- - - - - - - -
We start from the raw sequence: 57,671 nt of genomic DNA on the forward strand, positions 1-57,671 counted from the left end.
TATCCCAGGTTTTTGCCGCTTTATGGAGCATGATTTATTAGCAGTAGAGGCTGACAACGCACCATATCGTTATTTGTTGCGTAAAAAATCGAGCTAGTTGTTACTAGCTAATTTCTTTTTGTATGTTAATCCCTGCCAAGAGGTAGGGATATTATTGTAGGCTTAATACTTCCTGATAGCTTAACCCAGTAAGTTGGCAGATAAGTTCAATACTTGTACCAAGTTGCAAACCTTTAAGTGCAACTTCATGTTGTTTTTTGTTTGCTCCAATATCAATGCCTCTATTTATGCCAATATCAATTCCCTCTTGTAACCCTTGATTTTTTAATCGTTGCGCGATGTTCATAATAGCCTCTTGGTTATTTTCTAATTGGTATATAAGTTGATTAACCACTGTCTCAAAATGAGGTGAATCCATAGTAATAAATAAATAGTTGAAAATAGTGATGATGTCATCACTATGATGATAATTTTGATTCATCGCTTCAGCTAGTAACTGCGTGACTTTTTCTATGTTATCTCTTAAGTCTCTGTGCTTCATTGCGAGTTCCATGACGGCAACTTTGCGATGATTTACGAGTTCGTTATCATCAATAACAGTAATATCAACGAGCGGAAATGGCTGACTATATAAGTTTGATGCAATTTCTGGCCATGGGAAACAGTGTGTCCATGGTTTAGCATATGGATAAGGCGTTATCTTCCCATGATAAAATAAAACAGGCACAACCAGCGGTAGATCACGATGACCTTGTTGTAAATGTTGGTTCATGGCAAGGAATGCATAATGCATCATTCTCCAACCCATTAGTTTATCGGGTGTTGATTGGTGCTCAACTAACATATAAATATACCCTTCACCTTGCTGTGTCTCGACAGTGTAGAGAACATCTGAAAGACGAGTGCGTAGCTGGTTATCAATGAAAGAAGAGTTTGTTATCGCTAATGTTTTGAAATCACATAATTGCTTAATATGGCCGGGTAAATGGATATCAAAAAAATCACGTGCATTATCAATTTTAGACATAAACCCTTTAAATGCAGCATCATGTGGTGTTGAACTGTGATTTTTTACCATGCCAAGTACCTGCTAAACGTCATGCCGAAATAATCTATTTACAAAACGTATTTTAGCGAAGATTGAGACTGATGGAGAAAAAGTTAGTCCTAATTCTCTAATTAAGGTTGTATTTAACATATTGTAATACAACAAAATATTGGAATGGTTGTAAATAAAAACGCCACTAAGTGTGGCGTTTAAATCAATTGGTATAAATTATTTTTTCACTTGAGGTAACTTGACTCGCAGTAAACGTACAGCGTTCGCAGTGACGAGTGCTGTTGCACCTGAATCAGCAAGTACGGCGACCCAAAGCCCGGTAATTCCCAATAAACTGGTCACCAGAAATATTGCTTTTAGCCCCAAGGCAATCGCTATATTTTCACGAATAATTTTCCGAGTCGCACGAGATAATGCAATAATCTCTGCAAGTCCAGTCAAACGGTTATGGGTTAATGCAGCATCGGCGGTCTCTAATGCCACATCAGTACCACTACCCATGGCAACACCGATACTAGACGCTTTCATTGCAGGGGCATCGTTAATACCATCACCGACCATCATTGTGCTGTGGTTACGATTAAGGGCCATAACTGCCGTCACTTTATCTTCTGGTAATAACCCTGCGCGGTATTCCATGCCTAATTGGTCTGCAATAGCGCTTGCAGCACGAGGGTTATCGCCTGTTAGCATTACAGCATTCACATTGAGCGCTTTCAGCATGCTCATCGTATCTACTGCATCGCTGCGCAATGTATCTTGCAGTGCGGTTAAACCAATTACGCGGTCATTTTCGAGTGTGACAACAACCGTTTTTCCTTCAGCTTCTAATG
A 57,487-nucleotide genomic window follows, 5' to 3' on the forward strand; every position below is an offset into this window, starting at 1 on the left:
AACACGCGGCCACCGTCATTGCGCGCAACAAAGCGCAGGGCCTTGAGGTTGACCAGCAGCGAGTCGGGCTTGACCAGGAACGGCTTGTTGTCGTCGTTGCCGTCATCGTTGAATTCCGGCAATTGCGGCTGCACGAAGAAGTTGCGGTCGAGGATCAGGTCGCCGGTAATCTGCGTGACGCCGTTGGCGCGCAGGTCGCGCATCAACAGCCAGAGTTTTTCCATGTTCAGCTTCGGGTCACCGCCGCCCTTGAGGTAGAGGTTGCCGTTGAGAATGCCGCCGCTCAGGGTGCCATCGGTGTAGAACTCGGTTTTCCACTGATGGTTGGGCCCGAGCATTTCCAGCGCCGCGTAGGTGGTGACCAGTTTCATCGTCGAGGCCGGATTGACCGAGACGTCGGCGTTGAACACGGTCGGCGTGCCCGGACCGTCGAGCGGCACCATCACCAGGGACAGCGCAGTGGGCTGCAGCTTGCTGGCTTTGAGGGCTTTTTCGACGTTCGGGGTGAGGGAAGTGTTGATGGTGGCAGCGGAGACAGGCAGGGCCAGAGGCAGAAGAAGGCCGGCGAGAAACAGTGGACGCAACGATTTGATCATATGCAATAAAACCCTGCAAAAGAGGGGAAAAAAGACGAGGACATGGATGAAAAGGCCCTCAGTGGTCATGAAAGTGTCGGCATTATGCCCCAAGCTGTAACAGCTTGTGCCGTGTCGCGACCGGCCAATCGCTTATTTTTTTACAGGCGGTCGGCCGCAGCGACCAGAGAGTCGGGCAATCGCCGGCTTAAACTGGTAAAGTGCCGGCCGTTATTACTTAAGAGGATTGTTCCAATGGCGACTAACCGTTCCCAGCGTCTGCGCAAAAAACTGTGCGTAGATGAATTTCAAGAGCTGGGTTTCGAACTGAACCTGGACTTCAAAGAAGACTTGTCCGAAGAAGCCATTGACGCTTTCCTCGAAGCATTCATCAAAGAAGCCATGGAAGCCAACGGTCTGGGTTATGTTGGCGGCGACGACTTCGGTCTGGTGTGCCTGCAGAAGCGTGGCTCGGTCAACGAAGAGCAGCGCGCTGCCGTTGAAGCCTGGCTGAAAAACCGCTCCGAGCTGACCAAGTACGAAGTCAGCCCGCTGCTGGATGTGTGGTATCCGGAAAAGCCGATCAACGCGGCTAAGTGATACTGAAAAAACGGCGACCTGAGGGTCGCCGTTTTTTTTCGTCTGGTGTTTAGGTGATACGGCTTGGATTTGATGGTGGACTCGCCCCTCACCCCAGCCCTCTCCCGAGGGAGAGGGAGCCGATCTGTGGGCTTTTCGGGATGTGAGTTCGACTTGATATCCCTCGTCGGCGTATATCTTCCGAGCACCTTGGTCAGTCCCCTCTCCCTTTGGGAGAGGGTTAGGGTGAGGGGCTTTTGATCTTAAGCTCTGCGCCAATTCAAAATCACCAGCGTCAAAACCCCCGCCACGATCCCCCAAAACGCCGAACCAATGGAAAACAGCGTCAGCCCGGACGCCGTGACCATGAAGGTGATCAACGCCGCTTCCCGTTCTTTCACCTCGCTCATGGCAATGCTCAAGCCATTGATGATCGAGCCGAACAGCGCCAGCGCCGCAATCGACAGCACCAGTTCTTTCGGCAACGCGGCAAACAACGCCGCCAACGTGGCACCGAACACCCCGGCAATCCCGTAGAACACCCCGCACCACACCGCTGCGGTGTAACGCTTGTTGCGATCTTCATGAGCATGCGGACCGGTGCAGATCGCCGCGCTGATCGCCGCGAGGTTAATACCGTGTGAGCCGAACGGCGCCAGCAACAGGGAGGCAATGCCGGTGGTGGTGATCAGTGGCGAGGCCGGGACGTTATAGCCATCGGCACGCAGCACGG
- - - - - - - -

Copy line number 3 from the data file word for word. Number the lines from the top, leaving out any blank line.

A 57,487-nucleotide genomic window follows, 5' to 3' on the forward strand; every position below is an offset into this window, starting at 1 on the left: